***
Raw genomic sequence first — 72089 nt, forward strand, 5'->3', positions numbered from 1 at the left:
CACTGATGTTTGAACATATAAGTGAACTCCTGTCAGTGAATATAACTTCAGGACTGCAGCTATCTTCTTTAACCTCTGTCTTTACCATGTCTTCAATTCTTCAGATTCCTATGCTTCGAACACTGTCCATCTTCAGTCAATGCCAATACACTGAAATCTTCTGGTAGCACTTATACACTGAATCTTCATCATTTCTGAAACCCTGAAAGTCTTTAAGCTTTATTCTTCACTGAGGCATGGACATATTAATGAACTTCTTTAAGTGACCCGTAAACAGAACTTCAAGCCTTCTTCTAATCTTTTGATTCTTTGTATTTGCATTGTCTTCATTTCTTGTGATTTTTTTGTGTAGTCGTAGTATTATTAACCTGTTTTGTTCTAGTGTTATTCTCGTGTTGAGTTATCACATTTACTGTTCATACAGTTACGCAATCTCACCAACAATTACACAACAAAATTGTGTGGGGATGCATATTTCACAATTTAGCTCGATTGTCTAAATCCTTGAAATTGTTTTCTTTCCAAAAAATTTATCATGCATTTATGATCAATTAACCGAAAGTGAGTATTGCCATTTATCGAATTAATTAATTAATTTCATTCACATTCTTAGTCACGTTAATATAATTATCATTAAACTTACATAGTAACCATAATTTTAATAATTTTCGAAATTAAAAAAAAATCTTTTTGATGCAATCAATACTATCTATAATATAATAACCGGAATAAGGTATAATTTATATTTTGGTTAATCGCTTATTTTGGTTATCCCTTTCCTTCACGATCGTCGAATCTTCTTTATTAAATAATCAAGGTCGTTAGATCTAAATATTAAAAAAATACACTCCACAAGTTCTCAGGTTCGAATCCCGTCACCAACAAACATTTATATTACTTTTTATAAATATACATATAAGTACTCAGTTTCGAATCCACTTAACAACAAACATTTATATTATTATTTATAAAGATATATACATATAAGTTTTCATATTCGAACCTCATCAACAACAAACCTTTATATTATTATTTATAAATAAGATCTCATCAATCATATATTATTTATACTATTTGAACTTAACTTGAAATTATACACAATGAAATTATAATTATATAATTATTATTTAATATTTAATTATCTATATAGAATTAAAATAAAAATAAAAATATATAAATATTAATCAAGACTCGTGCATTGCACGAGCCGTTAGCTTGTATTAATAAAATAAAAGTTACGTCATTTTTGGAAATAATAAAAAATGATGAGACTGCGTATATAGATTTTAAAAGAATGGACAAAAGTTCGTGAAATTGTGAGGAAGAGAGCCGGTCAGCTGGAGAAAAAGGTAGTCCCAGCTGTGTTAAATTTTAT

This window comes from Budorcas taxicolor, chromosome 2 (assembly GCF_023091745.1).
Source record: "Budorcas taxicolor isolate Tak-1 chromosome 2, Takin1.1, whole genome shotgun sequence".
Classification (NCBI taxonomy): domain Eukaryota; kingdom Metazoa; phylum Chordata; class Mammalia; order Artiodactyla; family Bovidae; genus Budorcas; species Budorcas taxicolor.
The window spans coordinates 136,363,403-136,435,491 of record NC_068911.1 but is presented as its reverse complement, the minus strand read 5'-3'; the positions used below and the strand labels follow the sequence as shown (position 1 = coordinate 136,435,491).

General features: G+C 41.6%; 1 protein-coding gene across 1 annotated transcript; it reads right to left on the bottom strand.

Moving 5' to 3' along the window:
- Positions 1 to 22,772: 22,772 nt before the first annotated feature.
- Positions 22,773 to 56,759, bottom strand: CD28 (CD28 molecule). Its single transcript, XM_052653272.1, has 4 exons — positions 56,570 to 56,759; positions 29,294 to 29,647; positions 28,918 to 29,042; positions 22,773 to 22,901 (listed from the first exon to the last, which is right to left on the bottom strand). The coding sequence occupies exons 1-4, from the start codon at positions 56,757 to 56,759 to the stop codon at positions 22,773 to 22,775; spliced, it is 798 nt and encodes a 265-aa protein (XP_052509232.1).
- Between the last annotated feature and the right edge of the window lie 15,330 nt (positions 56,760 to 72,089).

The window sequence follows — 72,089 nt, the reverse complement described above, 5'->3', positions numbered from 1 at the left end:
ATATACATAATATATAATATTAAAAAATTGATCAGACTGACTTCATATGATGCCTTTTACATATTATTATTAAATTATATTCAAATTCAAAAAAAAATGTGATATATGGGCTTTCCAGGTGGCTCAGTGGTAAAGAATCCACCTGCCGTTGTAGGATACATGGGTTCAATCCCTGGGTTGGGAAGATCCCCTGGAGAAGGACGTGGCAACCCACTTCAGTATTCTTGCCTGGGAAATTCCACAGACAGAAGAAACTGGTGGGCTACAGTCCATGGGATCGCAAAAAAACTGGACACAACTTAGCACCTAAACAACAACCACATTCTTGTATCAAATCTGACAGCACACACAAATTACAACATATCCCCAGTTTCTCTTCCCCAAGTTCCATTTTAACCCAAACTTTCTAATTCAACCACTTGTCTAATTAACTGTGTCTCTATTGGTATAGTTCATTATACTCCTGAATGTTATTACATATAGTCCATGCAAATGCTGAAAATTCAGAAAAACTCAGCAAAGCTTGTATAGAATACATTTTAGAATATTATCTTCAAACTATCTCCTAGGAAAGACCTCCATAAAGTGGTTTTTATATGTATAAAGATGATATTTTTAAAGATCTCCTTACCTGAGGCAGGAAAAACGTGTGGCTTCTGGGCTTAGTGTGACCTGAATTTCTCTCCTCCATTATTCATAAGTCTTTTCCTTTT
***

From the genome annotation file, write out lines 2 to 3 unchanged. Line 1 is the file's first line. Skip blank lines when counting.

CACTGATGTTTGAACATATAAGTGAACTCCTGTCAGTGAATATAACTTCAGGACTGCAGCTATCTTCTTTAACCTCTGTCTTTACCATGTCTTCAATTCTTCAGATTCCTATGCTTCGAACACTGTCCATCTTCAGTCAATGCCAATACACTGAAATCTTCTGGTAGCACTTATACACTGAATCTTCATCATTTCTGAAACCCTGAAAGTCTTTAAGCTTTATTCTTCACTGAGGCATGGACATATTAATGAACTTCTTTAAGTGACCCGTAAACAGAACTTCAAGCCTTCTTCTAATCTTTTGATTCTTTGTATTTGCATTGTCTTCATTTCTTGTGATTTTTTTGTGTAGTCGTAGTATTATTAACCTGTTTTGTTCTAGTGTTATTCTCGTGTTGAGTTATCACATTTACTGTTCATACAGTTACGCAATCTCACCAACAATTACACAACAAAATTGTGTGGGGATGCATATTTCACAATTTAGCTCGATTGTCTAAATCCTTGAAATTGTTTTCTTTCCAAAAAATTTATCATGCATTTATGATCAATTAACCGAAAGTGAGTATTGCCATTTATCGAATTAATTAATTAATTTCATTCACATTCTTAGTCACGTTAATATAATTATCATTAAACTTACATAGTAACCATAATTTTAATAATTTTCGAAATTAAAAAAAAATCTTTTTGATGCAATCAATACTATCTATAATATAATAACCGGAATAAGGTATAATTTATATTTTGGTTAATCGCTTATTTTGGTTATCCCTTTCCTTCACGATCGTCGAATCTTCTTTATTAAATAATCAAGGTCGTTAGATCTAAATATTAAAAAAATACACTCCACAAGTTCTCAGGTTCGAATCCCGTCACCAACAAACATTTATATTACTTTTTATAAATATACATATAAGTACTCAGTTTCGAATCCACTTAACAACAAACATTTATATTATTATTTATAAAGATATATACATATAAGTTTTCATATTCGAACCTCATCAACAACAAACCTTTATATTATTATTTATAAATAAGATCTCATCAATCATATATTATTTATACTATTTGAACTTAACTTGAAATTATACACAATGAAATTATAATTATATAATTATTATTTAATATTTAATTATCTATATAGAATTAAAATAAAAATAAAAATATATAAATATTAATCAAGACTCGTGCATTGCACGAGCCGTTAGCTTGTATTAATAAAATAAAAGTTACGTCATTTTTGGAAATAATAAAAAATGATGAGACTGCGTATATAGATTTTAAAAGAATGGACAAAAGTTCGTGAAATTGTGAGGAAGAGAGCCGGTCAGCTGGAGAAAAAGGTAGTCCCAGCTGTGTTAAATTTTAT

This window comes from Budorcas taxicolor, chromosome 2 (assembly GCF_023091745.1).